Since having children we have been making an annual trip across the Fens for the Straw Bear Festival in Whittlesea (the t’s are as silent as the ‘h’). I remember going a few times as a child with my grandfather, and since having our own children it has become established as a family tradition. For the children it is something to look forward to after Christmas and they enjoy the music and dancing. For us it is a good excuse to catch up with old friends and family over one or two decent beers.
The Straw Bear was revived in 1980 to celebrate a Fenland tradition, outlawed in the 1890′s. Back then, after Plough Monday, the first Monday after Twelfth Night, the local Ploughmen would dress one of their number head to toe in the finest straw, and he would become the bear. Lead by a rope and chain, the bear was paraded through the town to entertain the townsfolk in exchange for food, beer or money. For a resident, failure to pay up may have seen their land or garden freshly furrowed. The ploughmen danced too, with faces blackened and one dressed in drag, called Molly, the Cambridgeshire Fens had its own, anarchic, version of the more familiar Morris. Today, the bear continues, the weather is invariably bitter and a good couple of hundred dancers and musicians descend upon the town.
A crowd gathers on the Market Square, people line the streets. A banner floats above, and the solemn drum beats. Eight foot high, lead by a rope, stiff legs waltzing a clumsy jig, the Straw Bear cometh.
Squeeze boxes, fiddles, flutes and horns. A procession of dancers, Molly and Morris, Rapper and clog. Faces painted, black, red or blue, dressed in bright rags and beating their sticks, the Border men pass. In clean white shirts, immune to winter’s chill, and with tinkling bells, the hardy Morris men follow.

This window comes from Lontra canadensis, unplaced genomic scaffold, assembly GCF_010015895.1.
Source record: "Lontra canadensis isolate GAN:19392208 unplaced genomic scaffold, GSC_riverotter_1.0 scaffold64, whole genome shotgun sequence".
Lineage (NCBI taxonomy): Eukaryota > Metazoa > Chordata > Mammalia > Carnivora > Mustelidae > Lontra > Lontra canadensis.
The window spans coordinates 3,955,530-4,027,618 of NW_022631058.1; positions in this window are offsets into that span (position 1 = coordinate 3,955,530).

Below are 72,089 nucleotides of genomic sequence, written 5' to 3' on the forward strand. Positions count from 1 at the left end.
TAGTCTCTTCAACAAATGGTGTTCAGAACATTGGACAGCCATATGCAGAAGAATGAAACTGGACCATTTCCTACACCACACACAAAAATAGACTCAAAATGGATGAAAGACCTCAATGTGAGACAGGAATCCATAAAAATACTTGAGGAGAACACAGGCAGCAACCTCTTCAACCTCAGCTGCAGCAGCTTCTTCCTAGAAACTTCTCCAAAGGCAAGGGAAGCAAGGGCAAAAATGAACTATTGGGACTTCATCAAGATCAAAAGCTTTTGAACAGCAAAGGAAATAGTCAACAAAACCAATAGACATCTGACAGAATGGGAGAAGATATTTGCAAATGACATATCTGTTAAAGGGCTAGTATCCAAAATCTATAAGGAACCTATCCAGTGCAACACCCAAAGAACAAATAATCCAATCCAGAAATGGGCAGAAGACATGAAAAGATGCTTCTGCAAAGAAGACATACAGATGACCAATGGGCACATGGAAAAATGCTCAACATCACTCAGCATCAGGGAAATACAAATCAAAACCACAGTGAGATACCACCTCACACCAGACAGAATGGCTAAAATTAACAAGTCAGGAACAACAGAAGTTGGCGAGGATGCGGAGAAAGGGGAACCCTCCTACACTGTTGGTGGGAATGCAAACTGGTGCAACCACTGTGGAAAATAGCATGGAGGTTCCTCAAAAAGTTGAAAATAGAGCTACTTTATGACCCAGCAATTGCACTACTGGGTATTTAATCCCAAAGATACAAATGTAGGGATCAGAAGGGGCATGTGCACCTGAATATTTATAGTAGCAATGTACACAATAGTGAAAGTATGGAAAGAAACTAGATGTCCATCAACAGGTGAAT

The procession ends and the troupes disperse. Drumming and yelling, competing for crowds. Across the streets the people spread out where cars are dismissed by an ancient art. Children look on, some dance, some wonder. Then the bear is seen. Closer it lumbers, adult legs are clutched. But curiosity wins, faces reappear, sometimes with smiles and photo’s are taken.
On to the pubs and the inns. Across crowded bars rounds are brought. A space clears, swords flash, a fiddle resounds, a drum beats and a new dance begins. The tempo quickens and the blades whirl. Up and under a rapper’s star is woven and held high to merry cheers.
We follow the bear, the crawl continues. From cold Fenland streets into throbbing pub lounges, glasses are fogged and old friends are met. Another round brought, the special ales are tasted and preference declared. Gossip and banter, an elbow is knocked, a bad joke disarms. Everyone is Mate.